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Eur J Paediatr Neurol. 2008 May;12(3):224-30. Epub 2007 Oct 22.

The phenotype and long-term follow-up in 11 patients with juvenile selenoprotein N1-related myopathy.

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  • 1Department of Pediatric Neurology, University of Essen, Germany. Ulrike.Schara@uk-essen.de

Abstract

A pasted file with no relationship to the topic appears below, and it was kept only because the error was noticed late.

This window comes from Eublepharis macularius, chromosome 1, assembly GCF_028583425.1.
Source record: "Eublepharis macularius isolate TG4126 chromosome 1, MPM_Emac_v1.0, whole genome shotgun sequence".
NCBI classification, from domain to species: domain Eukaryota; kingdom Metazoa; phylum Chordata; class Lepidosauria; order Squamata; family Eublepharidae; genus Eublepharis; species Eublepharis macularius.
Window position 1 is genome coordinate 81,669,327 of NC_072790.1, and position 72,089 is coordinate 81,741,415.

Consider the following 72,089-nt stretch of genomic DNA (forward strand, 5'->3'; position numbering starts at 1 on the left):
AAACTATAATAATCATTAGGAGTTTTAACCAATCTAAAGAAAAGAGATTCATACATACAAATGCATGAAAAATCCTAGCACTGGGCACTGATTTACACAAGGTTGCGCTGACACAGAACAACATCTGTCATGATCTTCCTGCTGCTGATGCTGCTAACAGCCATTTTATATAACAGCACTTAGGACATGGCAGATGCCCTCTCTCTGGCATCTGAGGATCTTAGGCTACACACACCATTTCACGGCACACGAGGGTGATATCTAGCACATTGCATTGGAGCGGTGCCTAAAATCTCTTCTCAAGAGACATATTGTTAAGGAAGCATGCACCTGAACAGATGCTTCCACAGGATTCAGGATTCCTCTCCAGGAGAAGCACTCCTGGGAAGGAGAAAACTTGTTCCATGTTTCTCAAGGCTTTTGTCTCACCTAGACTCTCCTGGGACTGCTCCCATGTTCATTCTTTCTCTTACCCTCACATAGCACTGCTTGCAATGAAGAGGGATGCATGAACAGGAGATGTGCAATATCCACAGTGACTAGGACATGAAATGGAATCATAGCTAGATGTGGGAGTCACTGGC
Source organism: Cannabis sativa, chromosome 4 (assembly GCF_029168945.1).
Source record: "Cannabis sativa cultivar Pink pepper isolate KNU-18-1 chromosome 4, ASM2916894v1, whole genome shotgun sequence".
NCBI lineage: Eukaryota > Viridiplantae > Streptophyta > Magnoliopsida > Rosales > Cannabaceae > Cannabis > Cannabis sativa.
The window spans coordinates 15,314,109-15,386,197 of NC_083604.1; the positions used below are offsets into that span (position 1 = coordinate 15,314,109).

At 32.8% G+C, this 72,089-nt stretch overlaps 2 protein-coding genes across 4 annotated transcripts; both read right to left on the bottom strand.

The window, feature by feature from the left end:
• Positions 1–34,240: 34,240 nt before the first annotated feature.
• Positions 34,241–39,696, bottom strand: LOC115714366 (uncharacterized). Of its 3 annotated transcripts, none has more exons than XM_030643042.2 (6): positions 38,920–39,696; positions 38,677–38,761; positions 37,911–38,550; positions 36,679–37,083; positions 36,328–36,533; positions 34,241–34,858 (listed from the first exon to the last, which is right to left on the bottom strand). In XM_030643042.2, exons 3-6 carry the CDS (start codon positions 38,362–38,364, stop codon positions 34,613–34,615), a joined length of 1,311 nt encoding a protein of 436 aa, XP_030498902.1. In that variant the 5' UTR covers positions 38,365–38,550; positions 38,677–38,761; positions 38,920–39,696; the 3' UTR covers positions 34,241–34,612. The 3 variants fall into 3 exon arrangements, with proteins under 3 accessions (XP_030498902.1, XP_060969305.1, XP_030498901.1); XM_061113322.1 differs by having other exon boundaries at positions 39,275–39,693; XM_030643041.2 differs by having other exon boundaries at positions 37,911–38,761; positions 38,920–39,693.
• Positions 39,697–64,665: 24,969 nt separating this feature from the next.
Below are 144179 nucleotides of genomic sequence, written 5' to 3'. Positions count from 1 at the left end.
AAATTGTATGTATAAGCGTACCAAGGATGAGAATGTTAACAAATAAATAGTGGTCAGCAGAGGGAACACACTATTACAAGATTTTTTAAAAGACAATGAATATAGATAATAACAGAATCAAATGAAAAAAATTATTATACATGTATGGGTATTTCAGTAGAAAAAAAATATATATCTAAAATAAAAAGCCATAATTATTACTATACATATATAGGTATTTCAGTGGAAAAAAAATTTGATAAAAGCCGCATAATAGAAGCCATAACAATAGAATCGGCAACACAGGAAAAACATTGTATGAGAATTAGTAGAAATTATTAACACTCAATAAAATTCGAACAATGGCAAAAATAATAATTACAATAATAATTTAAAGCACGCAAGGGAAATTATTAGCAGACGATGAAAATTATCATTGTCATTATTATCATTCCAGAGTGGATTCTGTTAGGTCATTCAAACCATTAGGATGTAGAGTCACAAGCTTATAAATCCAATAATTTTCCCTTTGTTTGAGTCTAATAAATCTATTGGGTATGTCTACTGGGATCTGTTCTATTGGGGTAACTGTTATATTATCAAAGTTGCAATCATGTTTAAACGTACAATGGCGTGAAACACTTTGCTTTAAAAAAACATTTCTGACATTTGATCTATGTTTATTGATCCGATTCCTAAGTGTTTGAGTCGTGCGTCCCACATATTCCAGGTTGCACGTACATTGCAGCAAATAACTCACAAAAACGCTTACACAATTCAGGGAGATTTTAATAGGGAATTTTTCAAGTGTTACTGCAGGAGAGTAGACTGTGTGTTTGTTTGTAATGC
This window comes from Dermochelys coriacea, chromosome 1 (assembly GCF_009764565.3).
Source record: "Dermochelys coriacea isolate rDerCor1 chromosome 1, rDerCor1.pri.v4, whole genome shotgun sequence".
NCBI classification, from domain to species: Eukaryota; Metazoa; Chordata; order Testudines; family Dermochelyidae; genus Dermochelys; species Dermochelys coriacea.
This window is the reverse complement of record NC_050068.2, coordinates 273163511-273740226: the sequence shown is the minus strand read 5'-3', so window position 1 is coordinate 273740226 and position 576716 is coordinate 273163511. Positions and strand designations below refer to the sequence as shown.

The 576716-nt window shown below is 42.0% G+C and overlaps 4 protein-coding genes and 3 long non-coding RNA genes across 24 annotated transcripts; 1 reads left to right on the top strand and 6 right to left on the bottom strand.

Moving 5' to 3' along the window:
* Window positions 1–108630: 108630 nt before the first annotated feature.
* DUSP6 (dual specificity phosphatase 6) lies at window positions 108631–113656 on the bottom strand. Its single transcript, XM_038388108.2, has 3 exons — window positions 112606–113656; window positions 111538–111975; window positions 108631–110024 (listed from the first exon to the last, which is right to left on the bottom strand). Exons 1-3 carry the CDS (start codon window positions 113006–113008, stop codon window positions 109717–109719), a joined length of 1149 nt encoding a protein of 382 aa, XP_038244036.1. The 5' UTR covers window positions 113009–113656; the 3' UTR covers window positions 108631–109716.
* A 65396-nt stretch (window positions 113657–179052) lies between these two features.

The selenoprotein N1-related myopathies comprise rigid spine muscular dystrophy, the "classical" form of multiminicore disease, a desmin-related myopathy with Mallory body like inclusions and a form of congenital fiber-type disproportion. To define the phenotype and long-term clinical course in juvenile Selenoprotein N1-related myopathies 11 juvenile patients from eight families with SEPN1 mutations were assessed over a mean period of 7.2 years. Clinical findings, histomorphological studies, respiratory investigations and genetic data were analyzed: age of manifestation varied within the first 2 years of life with muscle hypotonia, lag of head control and delayed motor development. Further gross motor development was normal in 9/11 patients. All patients were ambulant for at least 1000 m at a mean age of 13.7 years. Eight patients exhibited a rigid spine diagnosed at a mean age of 10 years. All patients had respiratory impairment with a vital capacity ranging from 18% to 65%. Four patients were intermittently nocturnally ventilated at a mean age of 11 years. Body mass index was below 20 (kgm(-2)) in all patients. Muscle biopsies of eight individuals revealed multiminicores (n=2), congenital fiber-type disproportion (n=1), myopathic changes with single cores (n=2) and unspecific myopathic features (n=3). Mutations were distributed throughout the entire SEPN1 gene. Although the phenotype of juvenile selenoprotein N1-related myopathies is homogenous regarding the main symptoms we describe a variable degree of clinical severity. Major complications were early respiratory failure, impaired increase in weight and orthopedic problems. There seems to be no correlation between skeletal muscle weakness and respiratory failure.

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